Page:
Meanwhile, a small team in the Cabinet Office is working on endowing a new organisation that will become Access – the Foundation for Social Investment.
Originally, Access is conceived as a response to the emerging gaps in social investment: the need for smaller amounts of finance, available with fewer strings attached, alongside some grant support for the organisations receiving the money. Access will also have an expendable endowment of £60m it can use to build the capacity of charities and social enterprises. Making sure that investment of the endowment is aligned with the organisation’s purpose seems appropriate, even necessary, particularly when that purpose is to improve VCSEs’ access to capital, so they can be more resilient and have more impact.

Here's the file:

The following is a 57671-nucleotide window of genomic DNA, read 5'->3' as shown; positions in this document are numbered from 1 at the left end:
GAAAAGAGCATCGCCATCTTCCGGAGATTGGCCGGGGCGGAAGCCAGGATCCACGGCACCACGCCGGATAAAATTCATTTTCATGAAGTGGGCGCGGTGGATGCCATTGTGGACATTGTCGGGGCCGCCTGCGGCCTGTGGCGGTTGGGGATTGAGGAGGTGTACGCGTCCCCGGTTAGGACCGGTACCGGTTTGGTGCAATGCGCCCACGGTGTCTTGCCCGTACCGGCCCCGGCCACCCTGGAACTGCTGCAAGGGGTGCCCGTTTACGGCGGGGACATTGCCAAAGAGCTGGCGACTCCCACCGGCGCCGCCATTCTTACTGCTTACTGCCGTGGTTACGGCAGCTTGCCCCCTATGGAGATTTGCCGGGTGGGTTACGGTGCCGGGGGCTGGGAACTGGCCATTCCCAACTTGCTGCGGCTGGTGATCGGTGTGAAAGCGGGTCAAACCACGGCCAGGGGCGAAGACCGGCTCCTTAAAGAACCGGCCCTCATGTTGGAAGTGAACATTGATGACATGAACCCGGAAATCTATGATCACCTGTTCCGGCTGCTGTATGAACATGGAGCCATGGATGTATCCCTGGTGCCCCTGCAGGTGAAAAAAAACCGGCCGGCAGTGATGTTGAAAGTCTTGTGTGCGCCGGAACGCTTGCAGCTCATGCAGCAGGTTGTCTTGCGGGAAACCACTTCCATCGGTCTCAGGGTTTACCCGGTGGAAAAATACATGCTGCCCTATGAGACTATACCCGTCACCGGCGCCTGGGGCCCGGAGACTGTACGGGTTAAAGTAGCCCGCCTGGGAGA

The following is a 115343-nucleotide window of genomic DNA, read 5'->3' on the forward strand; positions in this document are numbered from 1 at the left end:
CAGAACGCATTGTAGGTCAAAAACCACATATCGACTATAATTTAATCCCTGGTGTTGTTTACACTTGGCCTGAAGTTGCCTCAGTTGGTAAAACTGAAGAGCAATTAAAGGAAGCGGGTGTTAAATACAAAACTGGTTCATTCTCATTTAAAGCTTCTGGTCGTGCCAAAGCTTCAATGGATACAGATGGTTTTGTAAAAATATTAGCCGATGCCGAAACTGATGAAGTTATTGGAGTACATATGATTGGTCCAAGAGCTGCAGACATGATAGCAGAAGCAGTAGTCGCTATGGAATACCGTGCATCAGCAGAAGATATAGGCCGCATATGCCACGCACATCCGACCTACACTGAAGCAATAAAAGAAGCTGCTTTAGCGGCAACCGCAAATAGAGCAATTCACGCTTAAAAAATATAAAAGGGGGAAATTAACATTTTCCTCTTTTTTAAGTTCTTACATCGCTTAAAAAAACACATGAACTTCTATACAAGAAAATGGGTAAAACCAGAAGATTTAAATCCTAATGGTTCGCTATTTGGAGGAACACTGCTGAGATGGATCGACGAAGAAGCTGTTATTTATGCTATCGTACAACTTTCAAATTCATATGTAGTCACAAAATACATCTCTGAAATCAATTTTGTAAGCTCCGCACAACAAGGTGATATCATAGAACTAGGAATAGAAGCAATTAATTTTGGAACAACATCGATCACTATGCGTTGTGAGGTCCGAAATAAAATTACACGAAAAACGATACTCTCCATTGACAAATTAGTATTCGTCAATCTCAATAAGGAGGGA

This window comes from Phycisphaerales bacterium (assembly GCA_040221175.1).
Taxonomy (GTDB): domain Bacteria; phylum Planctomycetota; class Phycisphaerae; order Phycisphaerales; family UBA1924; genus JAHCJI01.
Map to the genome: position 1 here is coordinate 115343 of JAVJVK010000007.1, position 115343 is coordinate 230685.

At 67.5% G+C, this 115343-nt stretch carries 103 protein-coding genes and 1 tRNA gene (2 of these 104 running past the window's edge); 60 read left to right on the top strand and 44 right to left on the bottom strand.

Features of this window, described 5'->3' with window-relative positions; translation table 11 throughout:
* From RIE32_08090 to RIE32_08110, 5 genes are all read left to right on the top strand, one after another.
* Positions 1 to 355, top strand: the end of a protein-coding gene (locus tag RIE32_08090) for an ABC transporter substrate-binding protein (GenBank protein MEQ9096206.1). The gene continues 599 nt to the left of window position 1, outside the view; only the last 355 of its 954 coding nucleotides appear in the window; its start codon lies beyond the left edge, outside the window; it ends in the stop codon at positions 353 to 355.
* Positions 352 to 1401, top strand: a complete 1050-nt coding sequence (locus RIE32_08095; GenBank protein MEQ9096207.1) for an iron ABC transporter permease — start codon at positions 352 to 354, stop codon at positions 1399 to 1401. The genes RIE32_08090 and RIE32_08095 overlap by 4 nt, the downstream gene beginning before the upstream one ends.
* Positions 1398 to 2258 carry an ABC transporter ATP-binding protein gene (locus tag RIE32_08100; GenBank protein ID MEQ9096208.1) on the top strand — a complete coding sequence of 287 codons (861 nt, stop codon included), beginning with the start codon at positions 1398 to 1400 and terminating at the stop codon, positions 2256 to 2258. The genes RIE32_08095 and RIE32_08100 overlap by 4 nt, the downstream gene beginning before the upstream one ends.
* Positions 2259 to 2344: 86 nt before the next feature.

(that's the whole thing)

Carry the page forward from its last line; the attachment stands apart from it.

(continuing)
The exam question becomes: how do you use all the assets at your disposal as a foundation to generate maximum impact? Or, as one witness put it, “how do you use capital to achieve social impact, not just the income thrown off by the capital?” It’s an approach that the Cabinet Office called Total Impact. Interestingly, Access now uses the term to refer to its investment approach for its endowment, but the original framing is even broader: Total Impact is just that – the whole of the results of a charity’s activity, reflected, for example, in this 2014 working paper from the Cabinet Office, and how it seeks to achieve maximum benefit through everything that it does.